Back when I first started reading Project Gutenberg books, they never included illustrations. There wouldn't be much point to a Beatrix Potter without her wonderful illustrations, so I was glad to see them included in this PDF download. Silly story, but the illustrations (line drawings and full page color ones) make up for it.
"I have the same feeling about rats," replied Pickles, "but it would never do to eat our own customers; they
would leave us and go to Tabitha Twitchit's."
"On the contrary, they would go nowhere," replied Ginger gloomily.
As you might be able to tell from the cover, some of the boats in here are super-duper detailed. Others are more manageable for beginning artists, such as the outrigger canoe (which also has an interesting perspective). But it's a useful exercise at many levels to see how well you can follow the steps.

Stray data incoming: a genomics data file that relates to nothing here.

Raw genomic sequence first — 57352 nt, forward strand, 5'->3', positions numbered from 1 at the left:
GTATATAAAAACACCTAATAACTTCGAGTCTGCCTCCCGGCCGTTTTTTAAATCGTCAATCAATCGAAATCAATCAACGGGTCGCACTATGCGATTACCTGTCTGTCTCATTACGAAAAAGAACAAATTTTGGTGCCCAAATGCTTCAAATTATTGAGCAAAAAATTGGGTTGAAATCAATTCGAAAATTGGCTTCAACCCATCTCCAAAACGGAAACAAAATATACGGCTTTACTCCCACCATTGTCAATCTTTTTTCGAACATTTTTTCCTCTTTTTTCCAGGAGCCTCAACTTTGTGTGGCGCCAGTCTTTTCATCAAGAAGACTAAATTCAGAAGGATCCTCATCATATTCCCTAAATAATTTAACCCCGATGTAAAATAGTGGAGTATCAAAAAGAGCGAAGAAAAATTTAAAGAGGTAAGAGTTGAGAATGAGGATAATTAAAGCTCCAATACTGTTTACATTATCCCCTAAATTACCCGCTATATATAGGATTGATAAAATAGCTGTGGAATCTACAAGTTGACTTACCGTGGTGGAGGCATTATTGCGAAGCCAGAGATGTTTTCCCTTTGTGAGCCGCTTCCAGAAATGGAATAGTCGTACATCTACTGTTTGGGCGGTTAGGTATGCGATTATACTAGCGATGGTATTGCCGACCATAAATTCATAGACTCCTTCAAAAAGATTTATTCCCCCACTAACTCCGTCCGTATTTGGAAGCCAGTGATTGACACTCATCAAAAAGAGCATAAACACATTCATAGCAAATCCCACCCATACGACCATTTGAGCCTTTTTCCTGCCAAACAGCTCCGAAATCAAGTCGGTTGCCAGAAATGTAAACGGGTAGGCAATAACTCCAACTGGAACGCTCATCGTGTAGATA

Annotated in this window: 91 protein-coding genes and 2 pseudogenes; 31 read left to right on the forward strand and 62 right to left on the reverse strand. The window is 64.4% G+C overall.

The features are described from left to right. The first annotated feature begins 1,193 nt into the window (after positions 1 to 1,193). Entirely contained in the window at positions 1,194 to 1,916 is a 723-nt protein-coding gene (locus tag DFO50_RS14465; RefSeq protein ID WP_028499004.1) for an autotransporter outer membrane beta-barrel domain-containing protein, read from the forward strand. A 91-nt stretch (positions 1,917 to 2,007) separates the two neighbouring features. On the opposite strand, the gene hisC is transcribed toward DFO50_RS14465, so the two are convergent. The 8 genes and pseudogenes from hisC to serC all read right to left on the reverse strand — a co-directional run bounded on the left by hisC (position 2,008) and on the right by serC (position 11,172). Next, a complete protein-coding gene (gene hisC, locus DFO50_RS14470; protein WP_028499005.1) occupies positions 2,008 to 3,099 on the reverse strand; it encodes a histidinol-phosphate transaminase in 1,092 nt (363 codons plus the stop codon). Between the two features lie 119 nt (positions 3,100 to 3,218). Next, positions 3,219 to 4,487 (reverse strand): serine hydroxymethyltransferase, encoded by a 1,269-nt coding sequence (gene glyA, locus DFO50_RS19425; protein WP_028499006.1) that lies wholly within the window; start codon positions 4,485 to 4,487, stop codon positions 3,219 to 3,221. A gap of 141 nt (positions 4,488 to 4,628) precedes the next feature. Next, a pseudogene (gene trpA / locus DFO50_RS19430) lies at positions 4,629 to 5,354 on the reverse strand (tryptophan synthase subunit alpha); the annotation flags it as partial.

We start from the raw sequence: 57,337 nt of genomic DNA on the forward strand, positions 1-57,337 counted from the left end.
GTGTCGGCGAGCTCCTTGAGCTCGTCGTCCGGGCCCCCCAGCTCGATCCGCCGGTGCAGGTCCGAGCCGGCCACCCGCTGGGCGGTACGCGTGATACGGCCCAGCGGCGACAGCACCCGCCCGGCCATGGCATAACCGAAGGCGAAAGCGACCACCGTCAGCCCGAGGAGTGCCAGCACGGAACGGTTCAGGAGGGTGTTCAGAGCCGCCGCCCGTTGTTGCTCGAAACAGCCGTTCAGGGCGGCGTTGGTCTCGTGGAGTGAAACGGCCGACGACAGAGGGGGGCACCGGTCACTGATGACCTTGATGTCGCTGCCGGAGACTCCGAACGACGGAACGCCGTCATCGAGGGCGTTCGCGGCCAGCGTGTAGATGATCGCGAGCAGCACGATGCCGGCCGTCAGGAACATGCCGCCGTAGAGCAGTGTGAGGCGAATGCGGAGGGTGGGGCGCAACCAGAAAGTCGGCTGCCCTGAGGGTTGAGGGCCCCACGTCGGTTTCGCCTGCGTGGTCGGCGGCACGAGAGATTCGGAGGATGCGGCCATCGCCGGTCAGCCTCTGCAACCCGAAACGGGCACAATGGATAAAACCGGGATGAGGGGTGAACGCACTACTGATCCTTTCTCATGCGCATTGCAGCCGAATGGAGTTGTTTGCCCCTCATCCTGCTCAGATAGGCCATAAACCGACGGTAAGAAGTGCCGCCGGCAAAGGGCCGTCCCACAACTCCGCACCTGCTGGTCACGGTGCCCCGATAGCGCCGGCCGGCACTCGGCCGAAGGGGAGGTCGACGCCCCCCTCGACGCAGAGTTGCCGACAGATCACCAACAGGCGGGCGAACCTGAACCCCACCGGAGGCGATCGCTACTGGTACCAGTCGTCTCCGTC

I used to read Popek's blog on a regular basis, so I was interested in getting this book. Unfortunately, this is one case where the conversion from blog to book does not work very well. For example, you can't zoom in on the images. Also, the blog entries often had more detail about the items or the books they were found in - and the comments added by readers were often revealing (e.g. more about the history of a place) and usually entertaining. So get the book if you're intrigued, but make sure to read the blog as well!
The title is fairly indicative of what you get here: old timey tunes played in an old school manner. If you enjoy fiddle music or hammered dulcimer, you're bound to enjoy this. If you're more of a modernist, you might not. I particularly enjoyed hearing Liberty, since I learned it for hammered dulcimer many years ago.
This is reasonable background music when you don't want to have to pay attention to it. It is rhythmically interesting on one level, but kind of boring on another.